2. The Amprobe Policy Deployment Action Plan, Fluke 5512-13;
3. Fluke's daily FY 2008 Bookings Performance Reports, e.g., Fluke 5775-76;
4. Fluke's IG New Product Vitality reports, e.g., Fluke 4694;
5. The Cross Market Analysis prepared by Morrow, Fluke 7107-7166 (and in native format);
6. The Competitive Landscape Report, Fluke 4547-4620 (and in native format)[;]
7. The Updated New Product Initiative Spreadsheet, Fluke 4421-

Page 7

4484 (and in native format);
8. The Amprobe Engineering 2008 Projects document; Fluke 572932;
9. The Asia New Products 2007 Report, Fluke 7527-29 (and in native format);
10. Nonpublic information regarding the strengths and weaknesses of the Ultrasonic Distance Meter developed by Morrow during his Fluke employment;
11. Voice of the Customer information gathered by Morrow in December 2007 and analyzed in the Amprobe Rep Performance Market Research Report; Fluke 4710-17; and
12. Distance Marketing Plan for Leica, Fluke 007660-007665.14

Fluke argued further that it had "described in detail why each identified trade secret is confidential and the steps it has taken to preserve the confidentiality" of its alleged secrets.15 It cited the Declaration of Jarek Bras in Opposition to Defendants' Motion for Summary Judgment in support of this argument.16

We first note that this declaration of Bras, who is identified as Fluke's Amprobe Business Unit Manager, only addresses a limited portion of those items on Fluke's narrowed list of 12 alleged trade secrets. Specifically, this declaration only discusses items numbered 4, 8, and 9 of Fluke's list.17 These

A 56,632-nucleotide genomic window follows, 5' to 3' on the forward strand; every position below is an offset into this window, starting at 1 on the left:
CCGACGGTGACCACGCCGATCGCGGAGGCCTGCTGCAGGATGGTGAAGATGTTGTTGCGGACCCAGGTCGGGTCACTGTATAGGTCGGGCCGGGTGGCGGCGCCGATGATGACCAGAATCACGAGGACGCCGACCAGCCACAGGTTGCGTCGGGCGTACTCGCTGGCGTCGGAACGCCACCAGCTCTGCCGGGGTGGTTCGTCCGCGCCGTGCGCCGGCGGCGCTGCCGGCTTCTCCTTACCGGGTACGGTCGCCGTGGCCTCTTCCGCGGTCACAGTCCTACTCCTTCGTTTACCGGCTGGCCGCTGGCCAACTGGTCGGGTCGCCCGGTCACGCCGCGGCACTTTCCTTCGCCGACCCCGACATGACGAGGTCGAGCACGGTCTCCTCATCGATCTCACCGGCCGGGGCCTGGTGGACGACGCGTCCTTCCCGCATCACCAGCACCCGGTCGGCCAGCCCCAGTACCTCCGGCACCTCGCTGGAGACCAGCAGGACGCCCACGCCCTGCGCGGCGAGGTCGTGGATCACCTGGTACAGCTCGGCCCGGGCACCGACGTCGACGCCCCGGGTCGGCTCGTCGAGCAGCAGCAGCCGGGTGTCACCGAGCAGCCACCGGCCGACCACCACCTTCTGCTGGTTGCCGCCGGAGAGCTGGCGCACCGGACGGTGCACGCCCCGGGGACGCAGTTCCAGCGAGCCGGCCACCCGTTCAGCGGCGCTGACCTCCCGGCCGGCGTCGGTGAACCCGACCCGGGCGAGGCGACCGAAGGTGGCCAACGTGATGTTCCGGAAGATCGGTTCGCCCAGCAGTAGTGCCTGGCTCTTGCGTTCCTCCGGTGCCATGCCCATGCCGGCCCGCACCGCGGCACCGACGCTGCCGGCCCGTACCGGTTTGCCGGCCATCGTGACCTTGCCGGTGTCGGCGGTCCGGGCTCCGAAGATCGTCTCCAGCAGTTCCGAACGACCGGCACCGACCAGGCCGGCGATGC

Page 8

are further identified as Fluke 4694, 5729-32, and 7527-29.18

Bras's declaration primarily discusses what these three excerpts are, how they are generated, and what measures Fluke takes to keep them confidential. There is nothing in this declaration to explain why these excerpts fit the definition of a trade secret. Specifically, it is not evidence to show that this information "[d]erives independent economic value, actual or potential, from not being generally known to, and not being readily ascertainable by proper means by, other persons who can obtain economic value from its disclosure or use."19Thus, this evidence does not show that any of these excerpts—items numbered 4, 8, and 9 of the Fluke list—are trade secrets.

...

To continue reading

Request your trial

VLEX uses login cookies to provide you with a better browsing experience. If you click on 'Accept' or continue browsing this site we consider that you accept our cookie policy. ACCEPT